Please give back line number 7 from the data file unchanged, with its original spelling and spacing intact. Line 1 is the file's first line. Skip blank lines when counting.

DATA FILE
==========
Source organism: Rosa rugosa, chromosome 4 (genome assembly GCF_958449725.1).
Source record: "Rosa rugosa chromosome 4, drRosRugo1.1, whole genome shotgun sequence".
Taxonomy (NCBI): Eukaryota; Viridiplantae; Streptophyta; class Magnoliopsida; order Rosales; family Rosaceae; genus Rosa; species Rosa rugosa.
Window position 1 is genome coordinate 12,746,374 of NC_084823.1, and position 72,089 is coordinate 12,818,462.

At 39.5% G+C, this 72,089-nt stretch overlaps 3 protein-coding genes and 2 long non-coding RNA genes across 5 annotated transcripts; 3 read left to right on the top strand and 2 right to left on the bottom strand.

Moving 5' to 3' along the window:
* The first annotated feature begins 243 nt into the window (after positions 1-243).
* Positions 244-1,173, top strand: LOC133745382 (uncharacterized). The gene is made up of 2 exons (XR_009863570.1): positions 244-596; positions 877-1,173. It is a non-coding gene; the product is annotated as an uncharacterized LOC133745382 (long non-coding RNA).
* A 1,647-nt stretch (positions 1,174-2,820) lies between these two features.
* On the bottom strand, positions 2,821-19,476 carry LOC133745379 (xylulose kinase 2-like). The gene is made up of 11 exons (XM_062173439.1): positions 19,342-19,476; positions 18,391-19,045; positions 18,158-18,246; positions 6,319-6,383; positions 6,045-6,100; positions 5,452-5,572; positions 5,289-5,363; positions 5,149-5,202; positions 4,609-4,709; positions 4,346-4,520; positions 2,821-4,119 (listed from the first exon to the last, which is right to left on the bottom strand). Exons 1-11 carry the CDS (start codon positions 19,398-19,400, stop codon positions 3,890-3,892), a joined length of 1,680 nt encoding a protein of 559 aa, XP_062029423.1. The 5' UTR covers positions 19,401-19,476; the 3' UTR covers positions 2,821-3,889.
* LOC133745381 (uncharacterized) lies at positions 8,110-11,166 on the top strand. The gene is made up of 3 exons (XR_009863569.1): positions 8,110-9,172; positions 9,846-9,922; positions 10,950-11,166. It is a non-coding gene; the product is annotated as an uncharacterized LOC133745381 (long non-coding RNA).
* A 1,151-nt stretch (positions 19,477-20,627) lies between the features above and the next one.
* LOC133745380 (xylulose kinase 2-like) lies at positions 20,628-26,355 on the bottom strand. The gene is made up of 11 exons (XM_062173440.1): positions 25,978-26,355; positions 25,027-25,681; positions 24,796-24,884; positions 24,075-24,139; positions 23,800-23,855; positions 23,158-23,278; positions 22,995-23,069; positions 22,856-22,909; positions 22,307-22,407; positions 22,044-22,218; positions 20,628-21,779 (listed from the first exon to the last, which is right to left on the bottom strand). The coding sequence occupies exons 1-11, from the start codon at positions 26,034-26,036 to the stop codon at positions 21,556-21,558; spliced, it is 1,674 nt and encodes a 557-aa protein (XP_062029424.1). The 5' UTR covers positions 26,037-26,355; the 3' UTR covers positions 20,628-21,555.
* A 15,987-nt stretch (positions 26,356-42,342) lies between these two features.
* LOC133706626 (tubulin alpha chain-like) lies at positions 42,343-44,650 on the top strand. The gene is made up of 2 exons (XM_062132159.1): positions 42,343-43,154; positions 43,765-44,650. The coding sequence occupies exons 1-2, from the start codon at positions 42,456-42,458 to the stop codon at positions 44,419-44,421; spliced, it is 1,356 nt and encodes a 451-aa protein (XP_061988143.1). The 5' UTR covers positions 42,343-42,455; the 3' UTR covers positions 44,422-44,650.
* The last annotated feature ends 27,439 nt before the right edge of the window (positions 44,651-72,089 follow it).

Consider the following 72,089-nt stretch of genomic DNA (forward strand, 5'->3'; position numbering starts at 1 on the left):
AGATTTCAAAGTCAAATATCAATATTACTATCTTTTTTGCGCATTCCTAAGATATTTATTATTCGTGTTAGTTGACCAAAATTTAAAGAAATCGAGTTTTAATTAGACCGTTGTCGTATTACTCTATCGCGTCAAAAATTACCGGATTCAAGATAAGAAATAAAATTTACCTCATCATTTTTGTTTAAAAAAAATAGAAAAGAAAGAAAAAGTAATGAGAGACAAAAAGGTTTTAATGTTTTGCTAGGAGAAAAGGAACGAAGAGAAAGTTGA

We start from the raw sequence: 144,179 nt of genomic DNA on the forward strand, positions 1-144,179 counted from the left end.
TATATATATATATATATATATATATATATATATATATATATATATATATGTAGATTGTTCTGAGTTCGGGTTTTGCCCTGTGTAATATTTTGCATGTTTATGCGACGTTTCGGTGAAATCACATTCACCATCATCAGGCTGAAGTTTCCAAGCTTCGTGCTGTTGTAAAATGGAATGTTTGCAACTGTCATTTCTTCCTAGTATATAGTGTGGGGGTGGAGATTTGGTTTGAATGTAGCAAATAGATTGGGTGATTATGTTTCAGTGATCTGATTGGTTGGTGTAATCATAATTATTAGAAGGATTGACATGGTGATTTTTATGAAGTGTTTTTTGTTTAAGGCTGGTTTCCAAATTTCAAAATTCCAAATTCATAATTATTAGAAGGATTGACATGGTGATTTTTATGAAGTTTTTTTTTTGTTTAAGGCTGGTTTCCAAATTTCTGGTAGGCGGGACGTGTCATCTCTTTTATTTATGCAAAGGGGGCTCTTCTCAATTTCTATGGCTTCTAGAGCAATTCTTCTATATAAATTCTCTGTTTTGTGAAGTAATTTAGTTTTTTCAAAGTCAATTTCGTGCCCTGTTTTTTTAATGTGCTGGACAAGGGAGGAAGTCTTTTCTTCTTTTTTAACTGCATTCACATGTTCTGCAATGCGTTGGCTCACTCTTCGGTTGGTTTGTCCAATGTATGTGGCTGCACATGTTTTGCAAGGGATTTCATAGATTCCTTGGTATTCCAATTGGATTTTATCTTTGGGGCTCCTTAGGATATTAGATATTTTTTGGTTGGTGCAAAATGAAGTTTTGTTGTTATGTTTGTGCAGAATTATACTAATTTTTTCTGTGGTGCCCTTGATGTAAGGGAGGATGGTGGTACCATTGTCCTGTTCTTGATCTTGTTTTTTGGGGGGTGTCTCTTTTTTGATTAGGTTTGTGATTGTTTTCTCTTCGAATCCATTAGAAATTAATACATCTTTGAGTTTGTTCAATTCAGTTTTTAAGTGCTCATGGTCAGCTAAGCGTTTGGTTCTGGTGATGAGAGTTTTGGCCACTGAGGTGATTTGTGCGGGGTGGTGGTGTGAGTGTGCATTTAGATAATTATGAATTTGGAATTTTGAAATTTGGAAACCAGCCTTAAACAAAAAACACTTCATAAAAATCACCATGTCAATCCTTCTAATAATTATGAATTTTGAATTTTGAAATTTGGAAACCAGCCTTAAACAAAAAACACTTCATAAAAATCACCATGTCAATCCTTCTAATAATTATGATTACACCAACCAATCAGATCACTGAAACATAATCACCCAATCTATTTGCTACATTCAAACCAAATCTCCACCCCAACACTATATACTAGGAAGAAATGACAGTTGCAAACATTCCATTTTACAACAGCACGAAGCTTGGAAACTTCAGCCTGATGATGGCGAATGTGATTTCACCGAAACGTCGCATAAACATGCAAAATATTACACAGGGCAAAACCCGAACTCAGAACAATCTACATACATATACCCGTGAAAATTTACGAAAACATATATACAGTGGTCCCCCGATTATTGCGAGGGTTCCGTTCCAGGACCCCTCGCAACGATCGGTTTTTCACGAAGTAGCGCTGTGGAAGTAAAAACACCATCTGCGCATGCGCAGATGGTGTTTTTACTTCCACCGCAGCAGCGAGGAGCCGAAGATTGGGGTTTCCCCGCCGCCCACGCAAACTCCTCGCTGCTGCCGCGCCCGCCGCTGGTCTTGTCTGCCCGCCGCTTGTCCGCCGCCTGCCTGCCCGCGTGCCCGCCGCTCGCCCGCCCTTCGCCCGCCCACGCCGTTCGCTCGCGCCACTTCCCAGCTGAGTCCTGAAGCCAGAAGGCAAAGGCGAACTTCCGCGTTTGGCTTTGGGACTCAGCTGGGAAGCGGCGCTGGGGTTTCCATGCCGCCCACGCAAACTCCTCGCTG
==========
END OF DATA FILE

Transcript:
* The first annotated feature begins 243 nt into the window (after positions 1-243).